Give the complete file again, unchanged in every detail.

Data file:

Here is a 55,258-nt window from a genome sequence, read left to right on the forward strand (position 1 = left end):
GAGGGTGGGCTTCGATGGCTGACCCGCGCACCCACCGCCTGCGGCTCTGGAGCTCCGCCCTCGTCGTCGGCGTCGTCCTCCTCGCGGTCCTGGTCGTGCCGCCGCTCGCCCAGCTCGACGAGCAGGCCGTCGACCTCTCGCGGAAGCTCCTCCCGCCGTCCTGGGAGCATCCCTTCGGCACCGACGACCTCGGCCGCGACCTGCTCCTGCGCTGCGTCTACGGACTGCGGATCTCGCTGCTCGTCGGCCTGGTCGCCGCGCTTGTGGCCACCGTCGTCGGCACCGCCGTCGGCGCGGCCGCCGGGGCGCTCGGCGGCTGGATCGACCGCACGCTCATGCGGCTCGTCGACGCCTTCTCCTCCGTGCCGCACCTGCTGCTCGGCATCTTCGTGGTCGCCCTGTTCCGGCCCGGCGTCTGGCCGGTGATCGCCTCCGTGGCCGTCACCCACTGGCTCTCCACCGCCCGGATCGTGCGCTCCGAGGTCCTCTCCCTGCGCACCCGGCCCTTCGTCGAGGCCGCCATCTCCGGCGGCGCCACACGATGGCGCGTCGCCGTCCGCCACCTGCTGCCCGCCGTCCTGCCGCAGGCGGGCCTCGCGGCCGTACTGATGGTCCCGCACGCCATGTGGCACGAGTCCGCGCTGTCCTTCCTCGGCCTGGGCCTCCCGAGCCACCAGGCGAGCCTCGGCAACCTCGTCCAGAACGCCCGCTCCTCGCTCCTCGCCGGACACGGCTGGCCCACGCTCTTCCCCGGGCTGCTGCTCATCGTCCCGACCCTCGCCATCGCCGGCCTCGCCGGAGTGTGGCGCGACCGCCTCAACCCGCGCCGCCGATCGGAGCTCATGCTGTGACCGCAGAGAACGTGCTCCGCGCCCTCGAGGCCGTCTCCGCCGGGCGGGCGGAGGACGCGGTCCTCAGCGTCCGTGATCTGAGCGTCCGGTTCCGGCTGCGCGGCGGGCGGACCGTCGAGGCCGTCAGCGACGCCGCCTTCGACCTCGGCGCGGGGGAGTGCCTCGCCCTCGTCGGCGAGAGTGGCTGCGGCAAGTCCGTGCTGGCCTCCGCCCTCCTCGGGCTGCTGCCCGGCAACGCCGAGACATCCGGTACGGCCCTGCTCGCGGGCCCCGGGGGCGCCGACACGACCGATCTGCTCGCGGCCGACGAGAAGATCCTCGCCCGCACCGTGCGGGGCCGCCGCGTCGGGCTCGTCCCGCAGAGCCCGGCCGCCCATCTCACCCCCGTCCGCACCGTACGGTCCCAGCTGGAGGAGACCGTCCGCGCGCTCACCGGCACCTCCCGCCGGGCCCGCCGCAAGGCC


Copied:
Here is a 55,258-nt window from a genome sequence, read left to right on the forward strand (position 1 = left end):
GAGGGTGGGCTTCGATGGCTGACCCGCGCACCCACCGCCTGCGGCTCTGGAGCTCCGCCCTCGTCGTCGGCGTCGTCCTCCTCGCGGTCCTGGTCGTGCCGCCGCTCGCCCAGCTCGACGAGCAGGCCGTCGACCTCTCGCGGAAGCTCCTCCCGCCGTCCTGGGAGCATCCCTTCGGCACCGACGACCTCGGCCGCGACCTGCTCCTGCGCTGCGTCTACGGACTGCGGATCTCGCTGCTCGTCGGCCTGGTCGCCGCGCTTGTGGCCACCGTCGTCGGCACCGCCGTCGGCGCGGCCGCCGGGGCGCTCGGCGGCTGGATCGACCGCACGCTCATGCGGCTCGTCGACGCCTTCTCCTCCGTGCCGCACCTGCTGCTCGGCATCTTCGTGGTCGCCCTGTTCCGGCCCGGCGTCTGGCCGGTGATCGCCTCCGTGGCCGTCACCCACTGGCTCTCCACCGCCCGGATCGTGCGCTCCGAGGTCCTCTCCCTGCGCACCCGGCCCTTCGTCGAGGCCGCCATCTCCGGCGGCGCCACACGATGGCGCGTCGCCGTCCGCCACCTGCTGCCCGCCGTCCTGCCGCAGGCGGGCCTCGCGGCCGTACTGATGGTCCCGCACGCCATGTGGCACGAGTCCGCGCTGTCCTTCCTCGGCCTGGGCCTCCCGAGCCACCAGGCGAGCCTCGGCAACCTCGTCCAGAACGCCCGCTCCTCGCTCCTCGCCGGACACGGCTGGCCCACGCTCTTCCCCGGGCTGCTGCTCATCGTCCCGACCCTCGCCATCGCCGGCCTCGCCGGAGTGTGGCGCGACCGCCTCAACCCGCGCCGCCGATCGGAGCTCATGCTGTGACCGCAGAGAACGTGCTCCGCGCCCTCGAGGCCGTCTCCGCCGGGCGGGCGGAGGACGCGGTCCTCAGCGTCCGTGATCTGAGCGTCCGGTTCCGGCTGCGCGGCGGGCGGACCGTCGAGGCCGTCAGCGACGCCGCCTTCGACCTCGGCGCGGGGGAGTGCCTCGCCCTCGTCGGCGAGAGTGGCTGCGGCAAGTCCGTGCTGGCCTCCGCCCTCCTCGGGCTGCTGCCCGGCAACGCCGAGACATCCGGTACGGCCCTGCTCGCGGGCCCCGGGGGCGCCGACACGACCGATCTGCTCGCGGCCGACGAGAAGATCCTCGCCCGCACCGTGCGGGGCCGCCGCGTCGGGCTCGTCCCGCAGAGCCCGGCCGCCCATCTCACCCCCGTCCGCACCGTACGGTCCCAGCTGGAGGAGACCGTCCGCGCGCTCACCGGCACCTCCCGCCGGGCCCGCCGCAAGGCC